A study led by researchers at McMaster University has pinpointed a gene that is linked to neurodevelopmental disorders, including autism.
Researchers found alterations of the gene thousand and one amino-acid kinase 2, known as TAOK2, plays a direct role in these disorders. This is the first comprehensive study that supports previous research suggesting the involvement of this gene.
The study was published in Molecular Psychiatry.
"Our studies reveal that in complex brain disorders that have a loss of many genes, a single deleted gene is sufficient to cause symptoms for the patients," said Karun Singh, study co-author and researcher with McMaster's Stem Cell and Cancer Research Institute.
"This is exciting because it focuses our research effort on the individual gene, saving us time and money as it will speed up the development of targeted therapeutics to this gene alone."
Many neurodevelopmental disorders are caused by large missing pieces of genetic material in a person's genome that contain several genes, termed a 'microdeletion'. Accurately diagnosing a gene microdeletion helps doctors to predict patient outcome and to determine if a new treatment is available.
The researchers used genetically engineered models and computer algorithms to study a human genome, which allowed them to pinpoint the single gene in question.
"Our next step is to screen candidate drugs that correct the cognitive brain deficits cause by genetic mutations in TAOK2, and identify candidates for pilot clinical trials," said Singh, who also holds the David Braley Chair in Human Stem Cell Research and is an assistant professor in biochemistry and biomedical sciences at McMaster.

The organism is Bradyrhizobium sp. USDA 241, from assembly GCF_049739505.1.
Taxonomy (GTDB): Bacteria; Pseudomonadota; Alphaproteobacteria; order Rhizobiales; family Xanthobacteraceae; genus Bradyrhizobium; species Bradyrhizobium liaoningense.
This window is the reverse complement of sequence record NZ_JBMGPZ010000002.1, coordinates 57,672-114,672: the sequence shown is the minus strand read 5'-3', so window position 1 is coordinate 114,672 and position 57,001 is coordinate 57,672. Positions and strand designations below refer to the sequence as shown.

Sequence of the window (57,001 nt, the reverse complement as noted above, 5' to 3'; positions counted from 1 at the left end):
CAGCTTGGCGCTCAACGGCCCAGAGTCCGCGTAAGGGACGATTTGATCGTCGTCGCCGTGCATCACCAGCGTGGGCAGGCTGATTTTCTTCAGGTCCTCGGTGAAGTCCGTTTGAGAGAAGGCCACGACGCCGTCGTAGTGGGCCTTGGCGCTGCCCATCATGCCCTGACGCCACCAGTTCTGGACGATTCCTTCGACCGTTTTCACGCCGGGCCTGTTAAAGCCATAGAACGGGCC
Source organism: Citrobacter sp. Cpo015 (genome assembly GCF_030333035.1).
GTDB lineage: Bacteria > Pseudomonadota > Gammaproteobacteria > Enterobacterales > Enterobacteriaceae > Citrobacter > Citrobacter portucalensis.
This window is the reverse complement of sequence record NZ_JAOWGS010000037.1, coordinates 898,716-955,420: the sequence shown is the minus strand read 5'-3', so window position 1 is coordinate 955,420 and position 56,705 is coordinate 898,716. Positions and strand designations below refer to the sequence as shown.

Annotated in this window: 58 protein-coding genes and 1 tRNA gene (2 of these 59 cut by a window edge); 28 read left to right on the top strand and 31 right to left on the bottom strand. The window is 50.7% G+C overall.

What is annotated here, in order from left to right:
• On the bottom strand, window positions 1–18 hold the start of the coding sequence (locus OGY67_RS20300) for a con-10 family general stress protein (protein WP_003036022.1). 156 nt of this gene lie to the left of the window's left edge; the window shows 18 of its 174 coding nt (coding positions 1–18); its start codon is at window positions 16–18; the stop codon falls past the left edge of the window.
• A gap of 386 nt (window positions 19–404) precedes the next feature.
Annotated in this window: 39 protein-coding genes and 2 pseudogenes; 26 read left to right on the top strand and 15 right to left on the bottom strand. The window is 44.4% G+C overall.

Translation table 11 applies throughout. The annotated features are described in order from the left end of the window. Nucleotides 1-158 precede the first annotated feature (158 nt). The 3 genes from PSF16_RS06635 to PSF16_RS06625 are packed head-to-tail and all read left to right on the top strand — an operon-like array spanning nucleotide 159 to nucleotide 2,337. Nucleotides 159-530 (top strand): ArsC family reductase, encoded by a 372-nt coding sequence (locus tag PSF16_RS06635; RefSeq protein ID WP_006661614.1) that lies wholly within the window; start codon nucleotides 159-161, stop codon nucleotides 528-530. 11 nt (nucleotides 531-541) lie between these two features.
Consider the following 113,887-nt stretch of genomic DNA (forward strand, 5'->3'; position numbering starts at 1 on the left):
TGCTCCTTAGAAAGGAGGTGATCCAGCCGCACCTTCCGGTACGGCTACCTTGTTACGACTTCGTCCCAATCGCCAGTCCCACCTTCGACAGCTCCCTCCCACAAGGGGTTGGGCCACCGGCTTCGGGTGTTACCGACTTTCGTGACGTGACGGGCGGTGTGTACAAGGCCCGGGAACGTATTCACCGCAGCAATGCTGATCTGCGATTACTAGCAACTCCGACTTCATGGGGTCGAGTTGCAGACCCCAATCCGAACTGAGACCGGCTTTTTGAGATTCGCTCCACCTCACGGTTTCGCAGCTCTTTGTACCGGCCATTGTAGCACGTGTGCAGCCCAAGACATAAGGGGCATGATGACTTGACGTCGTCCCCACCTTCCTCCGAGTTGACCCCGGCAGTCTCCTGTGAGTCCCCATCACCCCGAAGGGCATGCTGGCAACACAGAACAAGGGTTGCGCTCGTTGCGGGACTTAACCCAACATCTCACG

The paper complements a study led by Singh on gene microdeletion published in American Journal of Human Genetics in early February.
"The investment into the Braley Chair for Dr. Singh and his development of key collaborations is building in multiple directions beyond what we initially imagined," said Mick Bhatia, director of McMaster's Stem Cell and Cancer Research Institute. "The combination of patient specific genetics and stem cell technologies is likely to be transformative in the near term for brain disorders."
The research was led by Singh in collaboration with Stephen Scherer from the Hospital for Sick Children.
Additional researchers came from McMaster University, the Hospital for Sick Children, University of Toronto, the University Medical Center Hamburg-Eppendorf in Germany, Assiut University in Egypt and the University of Helsinki in Finland.
Funding for the research was provided by Canadian Institutes of Health Research, Ontario Brain Institute, Autism Speaks, Brain and Behavioral Research Foundation and the Natural Science and Engineering Research Council.